Levin:

What was it like to work with NASA, this new patron? Do you think they were capable of providing the best science?

Dorman:

The NASA in the days when I knew them had the finest people. They had an outstanding staff. They were dedicated, hard-working, smart. Some of the best people that could be found, I guess wanted to work on the moon program. They came there. It was a very fine performing organization. There was intense national interest in this whole thing, and they were the focus of attention. They were under pressure, Iím sure, and they did a great job. So it was a fine —

Levin:

What were some of the challenges with working with NASA?

Dorman:

As far as I was concerned, not being a principal investigator, I attended only a few of the administrative meetings a couple of times when Latham was not able to go. But they left us pretty much alone to do the science. Again, I was not involved in negotiating the contracts. The contracts were ample to cover the costs that we had in conducting the program. We put in our budget. We put in the computers we needed for our lab at Lamont. We did a lot of traveling. Of course, we did quite a bit of flying back and forth between New York and Houston. We stayed in the hotels day in and day out. There was enough money to do all of this. The budgets were ample. We were told that NASA had spent $600,000 developing an umbrella, a pop tent for the seismic experiment and it weighed three pounds. And they decided not to use it because it was too much on the payload.

Levin:

Too much on the payload?

Dorman:

They either didnít want to carry that much weight or they didnít want to bother the astronauts with an extra job on the surface. This would be a pop tent that was opened up with a touch of the button and placed over the seismometers, set over the top of the seismometer package. Just to stabilize the temperature a little bit more, keep it quieter. But actually we had a six layer, mylar stovepipe hat that went over the seismometer and spread out on the ground around the seismometer.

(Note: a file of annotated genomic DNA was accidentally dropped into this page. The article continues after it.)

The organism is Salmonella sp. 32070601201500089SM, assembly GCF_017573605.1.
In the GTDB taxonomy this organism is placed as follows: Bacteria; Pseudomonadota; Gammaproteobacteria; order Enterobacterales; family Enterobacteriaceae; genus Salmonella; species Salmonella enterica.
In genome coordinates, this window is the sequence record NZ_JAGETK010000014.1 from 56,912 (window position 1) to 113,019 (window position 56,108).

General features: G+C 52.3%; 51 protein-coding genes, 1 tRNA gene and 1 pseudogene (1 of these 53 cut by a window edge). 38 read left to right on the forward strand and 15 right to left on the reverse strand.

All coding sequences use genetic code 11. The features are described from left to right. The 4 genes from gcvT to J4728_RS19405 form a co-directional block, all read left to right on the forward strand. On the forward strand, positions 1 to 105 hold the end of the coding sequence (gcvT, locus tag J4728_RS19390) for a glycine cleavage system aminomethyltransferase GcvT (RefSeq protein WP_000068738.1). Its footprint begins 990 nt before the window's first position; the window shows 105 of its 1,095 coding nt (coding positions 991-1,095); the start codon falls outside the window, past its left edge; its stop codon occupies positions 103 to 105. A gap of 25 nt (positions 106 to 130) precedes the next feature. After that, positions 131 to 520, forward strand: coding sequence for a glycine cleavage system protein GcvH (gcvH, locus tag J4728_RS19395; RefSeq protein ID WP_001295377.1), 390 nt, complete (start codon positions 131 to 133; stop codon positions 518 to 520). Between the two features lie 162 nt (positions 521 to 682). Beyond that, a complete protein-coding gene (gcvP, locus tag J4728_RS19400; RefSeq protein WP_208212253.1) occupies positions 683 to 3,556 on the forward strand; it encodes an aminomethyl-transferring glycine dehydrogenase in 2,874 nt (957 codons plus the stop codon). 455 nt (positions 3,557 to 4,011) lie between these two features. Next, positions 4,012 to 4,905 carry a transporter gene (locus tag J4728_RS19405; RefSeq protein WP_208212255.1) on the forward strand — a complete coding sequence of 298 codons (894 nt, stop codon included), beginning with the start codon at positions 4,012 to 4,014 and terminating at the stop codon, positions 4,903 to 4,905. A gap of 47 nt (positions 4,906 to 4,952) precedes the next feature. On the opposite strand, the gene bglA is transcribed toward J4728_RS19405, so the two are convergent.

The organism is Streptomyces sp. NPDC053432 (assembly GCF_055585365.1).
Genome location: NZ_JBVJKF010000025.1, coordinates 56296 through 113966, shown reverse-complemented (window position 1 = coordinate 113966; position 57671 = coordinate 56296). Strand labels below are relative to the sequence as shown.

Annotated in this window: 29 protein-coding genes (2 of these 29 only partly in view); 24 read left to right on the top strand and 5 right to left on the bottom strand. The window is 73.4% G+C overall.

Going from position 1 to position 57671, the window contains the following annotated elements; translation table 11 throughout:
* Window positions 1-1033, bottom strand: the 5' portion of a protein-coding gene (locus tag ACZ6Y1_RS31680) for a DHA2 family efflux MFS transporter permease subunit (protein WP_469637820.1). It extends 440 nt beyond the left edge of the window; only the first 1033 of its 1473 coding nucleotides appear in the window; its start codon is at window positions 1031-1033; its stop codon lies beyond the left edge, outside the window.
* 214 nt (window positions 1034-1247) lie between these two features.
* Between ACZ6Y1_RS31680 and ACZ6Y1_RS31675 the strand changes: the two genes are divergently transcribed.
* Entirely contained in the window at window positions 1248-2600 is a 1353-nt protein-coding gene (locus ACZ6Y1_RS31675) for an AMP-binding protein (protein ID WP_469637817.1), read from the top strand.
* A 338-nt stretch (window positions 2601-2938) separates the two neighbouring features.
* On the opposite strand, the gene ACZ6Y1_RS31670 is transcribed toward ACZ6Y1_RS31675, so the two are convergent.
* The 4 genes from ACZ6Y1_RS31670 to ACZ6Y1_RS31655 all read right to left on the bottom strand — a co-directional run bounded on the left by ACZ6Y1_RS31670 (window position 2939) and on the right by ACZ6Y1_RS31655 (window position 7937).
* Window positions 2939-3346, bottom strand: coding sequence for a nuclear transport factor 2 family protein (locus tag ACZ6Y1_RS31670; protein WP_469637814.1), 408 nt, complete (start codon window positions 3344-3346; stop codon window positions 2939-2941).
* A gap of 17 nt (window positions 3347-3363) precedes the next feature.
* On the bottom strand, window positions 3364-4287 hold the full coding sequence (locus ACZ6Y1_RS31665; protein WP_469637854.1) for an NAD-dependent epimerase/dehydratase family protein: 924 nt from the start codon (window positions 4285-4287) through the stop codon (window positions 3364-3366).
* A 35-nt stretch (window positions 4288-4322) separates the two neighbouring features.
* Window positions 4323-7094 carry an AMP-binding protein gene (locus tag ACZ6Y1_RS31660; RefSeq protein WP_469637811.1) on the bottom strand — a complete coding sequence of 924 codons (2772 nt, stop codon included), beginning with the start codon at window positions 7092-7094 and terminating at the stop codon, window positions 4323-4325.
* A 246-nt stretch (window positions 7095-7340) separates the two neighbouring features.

Levin:

This was after the 11?

Dorman:

This was after Mission 11. For Mission 12 and so on. Okay, on Mission 12 we began worrying about noise from the lunar surface and the fact that the seismometer itself was exposed to sun and that the ground right close to it was exposed to the sun and that noise might be coming from these sources.

Levin:

So is that when they tried to develop the umbrella or was that before?

Dorman:

Yes, I think developing the umbrella was a decision made probably after Apollo 12. Gary Latham would know the answer to that. It was supposed to be ready by Mission 15. But the decision was made not to use it. Anything thatís touched or handled by astronauts or goes on a manned space mission is engineered to the nth degree, all kinds of tests, reports. The stack of paper gets to be much, much bigger than the space mission itself.

Levin:

So thereís more paper work —?

Dorman:

Yes, had a lot of paperwork, in validation and testing. All the tests are written up in great detail. Engineering reports. And all this was done. And then the pop tent was thrown away before the mission started. By that time I think we had decided we really didnít need it. Things were going very well. We didnít believe we had any serious noise problem on the seismometer package. It was well protected from changes in temperature by this six layer mylar film top hat.